Anzeige | Advertising | Imprint | data protection

Brazil: Protest against Pesticides

by Redaktion (comments: 0)

Organic agriculture is repeatedly having to face the problem of contamination by pesticides from conventional agriculture.  Thus Brazilian organic farmers in Capanema are currently fighting for survival because of endosulfan residues in their soya crop. The small farmers are putting up a fight by means of a campaign and their demand for an immediate ban on the insecticide in Brazil.

Endosulfan is one of the most poisonous insecticides used in conventional agriculture. The active substance breaks down slowly and accumulates in the fat or oil of plants and animals. According to the Pesticide Action Network (PAN) in Germany, numerous scientific studies have documented the widespread dissemination and accumulation of endosulfan in almost all environmental media. “Endosulfan is present everywhere in the air, water, sediments, flora and fauna – even thousands of kilometers from where it was used,” say the critics of endosulfan.

The active substance endosulphan is banned in more than 60 countries – which includes the 27 EU member states. In Germany, it has not been permitted since 1991. However, Bayer continues to produce endosulfan here in Brazil and to export it worldwide. As early as 2002, the United Fish and Wildlife Service’s recommendation to the American environmental authority EPA was that it should put a stop to the use of endosulfan. In response, the EPA restricted its use in the agricultural sector, but its licence was not revoked. In 2007, the international community undertook further steps to restrict the use and trading of endosulfan. Thus the European Commission recommends the inclusion of endosulfan in the list of banned chemicals in the Stockholm Convention. “There is a massive input of endosulfan in India and China, who are continuing to oppose a ban,” says the chemist Dr. Günter Lach, the owner of Lach&Bruns. In contrast, several US American agricultural associations and scientists demanded a ban by the ERA in 2008. In June 2010 the use of endosulfan was at long last discontinued.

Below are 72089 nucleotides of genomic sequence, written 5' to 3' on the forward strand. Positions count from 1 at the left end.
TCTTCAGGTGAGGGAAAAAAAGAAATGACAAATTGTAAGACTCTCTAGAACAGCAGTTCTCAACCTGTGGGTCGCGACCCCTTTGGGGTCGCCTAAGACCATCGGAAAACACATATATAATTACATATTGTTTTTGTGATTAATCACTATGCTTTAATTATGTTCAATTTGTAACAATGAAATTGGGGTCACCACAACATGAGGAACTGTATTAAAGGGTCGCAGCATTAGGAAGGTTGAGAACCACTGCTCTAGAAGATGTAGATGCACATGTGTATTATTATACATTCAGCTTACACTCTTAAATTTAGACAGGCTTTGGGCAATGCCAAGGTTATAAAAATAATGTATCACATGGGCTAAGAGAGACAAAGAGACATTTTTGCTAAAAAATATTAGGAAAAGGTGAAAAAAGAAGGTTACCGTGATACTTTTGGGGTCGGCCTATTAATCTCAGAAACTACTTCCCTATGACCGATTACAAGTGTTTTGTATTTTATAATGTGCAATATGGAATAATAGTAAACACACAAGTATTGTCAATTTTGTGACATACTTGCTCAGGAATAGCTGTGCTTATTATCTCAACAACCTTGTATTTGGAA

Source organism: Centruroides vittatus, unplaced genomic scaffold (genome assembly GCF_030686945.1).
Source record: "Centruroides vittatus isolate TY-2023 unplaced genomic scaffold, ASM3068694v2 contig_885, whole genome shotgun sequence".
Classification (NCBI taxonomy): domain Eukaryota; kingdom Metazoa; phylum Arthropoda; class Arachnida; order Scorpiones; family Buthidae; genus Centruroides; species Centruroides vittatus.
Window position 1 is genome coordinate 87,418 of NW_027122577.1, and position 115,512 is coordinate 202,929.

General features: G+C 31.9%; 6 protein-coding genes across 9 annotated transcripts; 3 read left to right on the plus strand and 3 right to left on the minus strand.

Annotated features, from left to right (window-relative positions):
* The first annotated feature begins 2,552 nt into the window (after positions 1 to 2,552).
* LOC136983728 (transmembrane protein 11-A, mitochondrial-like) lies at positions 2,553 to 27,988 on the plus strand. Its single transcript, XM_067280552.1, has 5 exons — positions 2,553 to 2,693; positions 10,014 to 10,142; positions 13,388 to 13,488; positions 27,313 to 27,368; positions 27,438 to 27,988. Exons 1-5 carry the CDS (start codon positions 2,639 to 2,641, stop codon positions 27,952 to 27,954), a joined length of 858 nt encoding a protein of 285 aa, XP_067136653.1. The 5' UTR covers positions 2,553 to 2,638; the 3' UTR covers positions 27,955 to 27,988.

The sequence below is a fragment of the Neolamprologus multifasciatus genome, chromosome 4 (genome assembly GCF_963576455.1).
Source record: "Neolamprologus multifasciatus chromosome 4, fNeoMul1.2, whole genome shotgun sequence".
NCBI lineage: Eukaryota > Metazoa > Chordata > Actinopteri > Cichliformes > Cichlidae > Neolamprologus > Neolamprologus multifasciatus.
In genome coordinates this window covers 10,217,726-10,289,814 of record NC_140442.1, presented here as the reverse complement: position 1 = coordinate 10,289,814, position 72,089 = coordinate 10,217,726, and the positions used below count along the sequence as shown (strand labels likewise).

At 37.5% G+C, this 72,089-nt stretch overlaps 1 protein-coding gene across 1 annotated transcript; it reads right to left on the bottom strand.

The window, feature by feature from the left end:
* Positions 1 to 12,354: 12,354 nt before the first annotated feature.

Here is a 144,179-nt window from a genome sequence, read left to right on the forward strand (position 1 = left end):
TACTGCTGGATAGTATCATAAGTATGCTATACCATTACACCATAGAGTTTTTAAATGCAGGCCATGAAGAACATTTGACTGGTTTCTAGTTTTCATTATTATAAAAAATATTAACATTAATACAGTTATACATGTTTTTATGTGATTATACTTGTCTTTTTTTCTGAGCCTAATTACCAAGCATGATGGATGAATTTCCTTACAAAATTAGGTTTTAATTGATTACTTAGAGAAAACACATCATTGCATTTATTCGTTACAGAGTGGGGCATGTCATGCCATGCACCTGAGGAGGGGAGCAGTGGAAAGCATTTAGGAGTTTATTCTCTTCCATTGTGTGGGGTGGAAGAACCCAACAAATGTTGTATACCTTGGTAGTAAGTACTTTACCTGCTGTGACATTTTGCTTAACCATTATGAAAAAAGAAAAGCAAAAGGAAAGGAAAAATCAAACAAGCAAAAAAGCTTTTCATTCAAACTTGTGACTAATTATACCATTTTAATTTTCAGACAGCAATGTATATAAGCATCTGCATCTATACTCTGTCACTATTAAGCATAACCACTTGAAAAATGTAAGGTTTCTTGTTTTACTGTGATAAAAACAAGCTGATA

Unfortunately, this is no consolation for Brazilian organic farmers. Regrettably, the ban in some countries intensifies its sale in those countries where endosulfan is still permitted. Thus, according to information supplied by Adrian Wiedmer from Gebana AG, the use of endosulfan by conventional farms in the south of Brazil rose sharply last year. As a consequence of poor weather conditions with heavy rainfall and high temperatures, there was increased dissemination of the pesticide all over the country. “There is therefore significant risk of contamination of organic cropping land by endosulfan applied in conventional agriculture. Leaching and evaporation have greatly increased the risk to organic farms,” said the consultant chemist Dr. Lach. “As far as we know, the whole organic harvest in Brazil, Paraguay and some regions in Argentina are affected,” Wiedmer reports. “Traces of endosulfan have even been found on remote farms.” This spread of the pesticide is especially dangerous in the case of oil fruits like soya or sesame, in which it accumulates.

The Swiss fair trade company Gebana has been working with the small farmers of Capanema for ten years. Capanema is a small town in the south of Brazil and quite close to the famous waterfalls of Iguacu and near the national park. About half of its roughly 20,000 inhabitants make their living from agriculture, and for the last 20 years they have been practising organic farming.The small mixed farms cultivate on average about ten hectares of organic soya. For years they have been united in their fight against the advance of GMO soya in Brazil, and they have created functioning systems for exporting organic soya.

Through no fault of their own, their livelihood is now threatened by the contamination of their harvests by pesticides.  Even though the organic crops were certified by the inspection agencies as having been correctly produced, since harvesting the soya has been stored and cannot be sold as organic. “Until the issue can be cleared up, we’ve put an embargo on the soya and have informed the inspection organizations, the authorities and customers,” Wiedmer said.  The authorities in Europe want to adopt a unified approach. The licensing authority for pesticides in Brazil (ANVISA) welcomed the open information policy of the fair trade company and it is trying to ban the pesticide with a court order.
Although Gebana is being praised from all sides for the transparency with which it has dealt with the problem, there is still no help in sight for the Brazilian organic farmers. “The customers either don’t want the goods at all, or only when the authorities have worked out a clear policy, and today we’re still waiting for that to happen,” says Wiedmer. Therefore, with the support of Gebana, at the end of August the organic producers submitted another petition to their government to safeguard the long-term production of organic soya. Anybody can support the protest of these organic farmers by visiting the website Chega (chega in Portuguese means “enough is enough”).




Genetic Engineering

Go back


Confirm email